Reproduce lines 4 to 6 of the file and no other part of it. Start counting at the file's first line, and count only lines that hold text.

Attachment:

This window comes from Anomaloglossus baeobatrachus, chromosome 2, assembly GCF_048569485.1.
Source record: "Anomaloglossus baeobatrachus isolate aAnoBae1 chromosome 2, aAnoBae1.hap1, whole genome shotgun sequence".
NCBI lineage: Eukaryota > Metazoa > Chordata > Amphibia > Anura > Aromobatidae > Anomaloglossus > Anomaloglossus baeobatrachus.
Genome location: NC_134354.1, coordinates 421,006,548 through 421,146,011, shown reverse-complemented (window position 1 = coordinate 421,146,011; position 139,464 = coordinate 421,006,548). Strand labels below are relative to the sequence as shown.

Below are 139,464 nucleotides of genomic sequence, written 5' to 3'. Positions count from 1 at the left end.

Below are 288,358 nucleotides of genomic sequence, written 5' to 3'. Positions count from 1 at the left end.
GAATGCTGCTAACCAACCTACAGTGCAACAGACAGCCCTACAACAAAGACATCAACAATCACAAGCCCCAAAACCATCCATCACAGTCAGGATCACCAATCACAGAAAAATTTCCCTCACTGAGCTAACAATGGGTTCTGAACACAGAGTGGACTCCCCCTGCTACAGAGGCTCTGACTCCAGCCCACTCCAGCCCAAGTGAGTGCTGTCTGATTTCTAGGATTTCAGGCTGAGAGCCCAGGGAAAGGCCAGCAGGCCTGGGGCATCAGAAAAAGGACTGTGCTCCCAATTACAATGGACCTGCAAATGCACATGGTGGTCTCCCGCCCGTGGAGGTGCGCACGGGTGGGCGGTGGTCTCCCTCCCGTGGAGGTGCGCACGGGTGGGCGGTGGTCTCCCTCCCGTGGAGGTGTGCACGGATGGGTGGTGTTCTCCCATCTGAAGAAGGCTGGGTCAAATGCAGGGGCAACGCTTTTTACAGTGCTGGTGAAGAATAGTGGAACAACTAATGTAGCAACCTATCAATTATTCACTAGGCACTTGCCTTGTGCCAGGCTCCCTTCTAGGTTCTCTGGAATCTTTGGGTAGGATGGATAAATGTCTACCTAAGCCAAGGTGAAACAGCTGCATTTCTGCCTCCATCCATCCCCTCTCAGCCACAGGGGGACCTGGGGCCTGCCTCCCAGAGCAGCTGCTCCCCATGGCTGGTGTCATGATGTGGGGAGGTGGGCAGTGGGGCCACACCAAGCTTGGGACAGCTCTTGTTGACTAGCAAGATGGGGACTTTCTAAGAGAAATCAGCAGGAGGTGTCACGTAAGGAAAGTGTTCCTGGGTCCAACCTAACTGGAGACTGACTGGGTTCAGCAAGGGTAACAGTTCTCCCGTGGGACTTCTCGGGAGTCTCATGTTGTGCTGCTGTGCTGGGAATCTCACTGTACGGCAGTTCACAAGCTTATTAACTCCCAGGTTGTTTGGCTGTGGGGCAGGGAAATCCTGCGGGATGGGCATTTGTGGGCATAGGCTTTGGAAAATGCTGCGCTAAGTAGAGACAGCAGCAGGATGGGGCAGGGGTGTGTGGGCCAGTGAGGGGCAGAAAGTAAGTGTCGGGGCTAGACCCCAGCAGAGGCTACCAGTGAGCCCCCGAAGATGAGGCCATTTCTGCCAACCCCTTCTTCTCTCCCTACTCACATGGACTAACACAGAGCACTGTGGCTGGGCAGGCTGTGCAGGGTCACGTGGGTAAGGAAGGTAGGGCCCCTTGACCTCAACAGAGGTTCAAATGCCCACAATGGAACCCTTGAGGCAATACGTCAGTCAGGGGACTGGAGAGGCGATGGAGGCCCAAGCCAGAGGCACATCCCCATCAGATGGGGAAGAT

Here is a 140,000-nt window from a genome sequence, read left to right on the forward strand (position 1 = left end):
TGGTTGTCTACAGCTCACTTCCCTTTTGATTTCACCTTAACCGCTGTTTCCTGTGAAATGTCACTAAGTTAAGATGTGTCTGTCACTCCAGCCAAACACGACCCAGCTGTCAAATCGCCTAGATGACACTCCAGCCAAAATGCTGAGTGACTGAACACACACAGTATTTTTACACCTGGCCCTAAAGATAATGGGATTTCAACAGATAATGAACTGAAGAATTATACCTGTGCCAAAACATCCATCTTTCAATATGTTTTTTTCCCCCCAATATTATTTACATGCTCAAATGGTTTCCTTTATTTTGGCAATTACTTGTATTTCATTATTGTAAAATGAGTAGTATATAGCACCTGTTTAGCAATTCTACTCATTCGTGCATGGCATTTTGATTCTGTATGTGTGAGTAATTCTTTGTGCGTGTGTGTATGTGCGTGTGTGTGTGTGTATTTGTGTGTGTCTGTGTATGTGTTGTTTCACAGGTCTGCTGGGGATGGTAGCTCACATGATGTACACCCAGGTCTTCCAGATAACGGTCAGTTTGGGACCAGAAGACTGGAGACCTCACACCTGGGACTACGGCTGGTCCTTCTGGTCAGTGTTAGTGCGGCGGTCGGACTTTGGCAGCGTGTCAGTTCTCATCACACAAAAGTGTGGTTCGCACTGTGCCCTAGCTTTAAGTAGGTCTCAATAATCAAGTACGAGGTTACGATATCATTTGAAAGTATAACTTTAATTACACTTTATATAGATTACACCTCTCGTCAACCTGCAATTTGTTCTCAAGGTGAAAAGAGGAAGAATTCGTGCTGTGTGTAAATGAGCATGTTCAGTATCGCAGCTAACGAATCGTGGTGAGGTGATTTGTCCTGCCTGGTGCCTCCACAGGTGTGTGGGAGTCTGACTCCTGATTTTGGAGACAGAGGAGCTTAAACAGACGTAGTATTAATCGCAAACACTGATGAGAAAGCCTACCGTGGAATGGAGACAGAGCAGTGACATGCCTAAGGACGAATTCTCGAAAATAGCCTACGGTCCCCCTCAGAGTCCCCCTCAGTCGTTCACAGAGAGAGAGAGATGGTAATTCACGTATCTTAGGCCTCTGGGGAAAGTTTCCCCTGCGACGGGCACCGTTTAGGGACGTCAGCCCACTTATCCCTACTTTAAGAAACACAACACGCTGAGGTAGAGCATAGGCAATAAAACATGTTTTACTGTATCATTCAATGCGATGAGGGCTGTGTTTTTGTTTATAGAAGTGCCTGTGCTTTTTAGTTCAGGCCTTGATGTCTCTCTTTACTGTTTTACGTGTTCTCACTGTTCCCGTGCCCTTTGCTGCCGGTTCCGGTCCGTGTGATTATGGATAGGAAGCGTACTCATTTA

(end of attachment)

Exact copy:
Genome location: NC_134354.1, coordinates 421,006,548 through 421,146,011, shown reverse-complemented (window position 1 = coordinate 421,146,011; position 139,464 = coordinate 421,006,548). Strand labels below are relative to the sequence as shown.

Below are 139,464 nucleotides of genomic sequence, written 5' to 3'. Positions count from 1 at the left end.

Below are 288,358 nucleotides of genomic sequence, written 5' to 3'. Positions count from 1 at the left end.